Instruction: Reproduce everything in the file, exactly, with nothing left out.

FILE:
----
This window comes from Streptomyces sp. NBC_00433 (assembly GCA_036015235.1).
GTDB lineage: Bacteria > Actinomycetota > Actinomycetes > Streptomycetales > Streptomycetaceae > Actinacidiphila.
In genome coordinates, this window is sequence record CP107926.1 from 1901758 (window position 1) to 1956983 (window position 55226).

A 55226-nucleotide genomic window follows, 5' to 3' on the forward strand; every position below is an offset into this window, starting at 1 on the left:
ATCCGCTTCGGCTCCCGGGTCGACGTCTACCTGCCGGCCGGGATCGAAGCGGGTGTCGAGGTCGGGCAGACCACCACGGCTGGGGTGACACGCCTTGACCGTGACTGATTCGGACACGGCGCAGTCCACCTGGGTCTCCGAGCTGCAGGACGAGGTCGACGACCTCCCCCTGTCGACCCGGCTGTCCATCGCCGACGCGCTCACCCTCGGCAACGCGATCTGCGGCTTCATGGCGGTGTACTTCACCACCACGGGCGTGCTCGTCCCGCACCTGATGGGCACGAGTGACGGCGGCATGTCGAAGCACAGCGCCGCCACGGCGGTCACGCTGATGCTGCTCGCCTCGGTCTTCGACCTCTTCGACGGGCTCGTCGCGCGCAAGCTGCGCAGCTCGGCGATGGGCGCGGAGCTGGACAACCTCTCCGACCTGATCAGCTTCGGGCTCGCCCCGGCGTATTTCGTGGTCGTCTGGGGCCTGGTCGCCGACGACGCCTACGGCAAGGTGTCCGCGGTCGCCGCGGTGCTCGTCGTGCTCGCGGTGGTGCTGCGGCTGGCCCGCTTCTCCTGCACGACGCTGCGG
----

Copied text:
This window comes from Streptomyces sp. NBC_00433 (assembly GCA_036015235.1).
GTDB lineage: Bacteria > Actinomycetota > Actinomycetes > Streptomycetales > Streptomycetaceae > Actinacidiphila.
In genome coordinates, this window is sequence record CP107926.1 from 1901758 (window position 1) to 1956983 (window position 55226).

A 55226-nucleotide genomic window follows, 5' to 3' on the forward strand; every position below is an offset into this window, starting at 1 on the left:
ATCCGCTTCGGCTCCCGGGTCGACGTCTACCTGCCGGCCGGGATCGAAGCGGGTGTCGAGGTCGGGCAGACCACCACGGCTGGGGTGACACGCCTTGACCGTGACTGATTCGGACACGGCGCAGTCCACCTGGGTCTCCGAGCTGCAGGACGAGGTCGACGACCTCCCCCTGTCGACCCGGCTGTCCATCGCCGACGCGCTCACCCTCGGCAACGCGATCTGCGGCTTCATGGCGGTGTACTTCACCACCACGGGCGTGCTCGTCCCGCACCTGATGGGCACGAGTGACGGCGGCATGTCGAAGCACAGCGCCGCCACGGCGGTCACGCTGATGCTGCTCGCCTCGGTCTTCGACCTCTTCGACGGGCTCGTCGCGCGCAAGCTGCGCAGCTCGGCGATGGGCGCGGAGCTGGACAACCTCTCCGACCTGATCAGCTTCGGGCTCGCCCCGGCGTATTTCGTGGTCGTCTGGGGCCTGGTCGCCGACGACGCCTACGGCAAGGTGTCCGCGGTCGCCGCGGTGCTCGTCGTGCTCGCGGTGGTGCTGCGGCTGGCCCGCTTCTCCTGCACGACGCTGCGG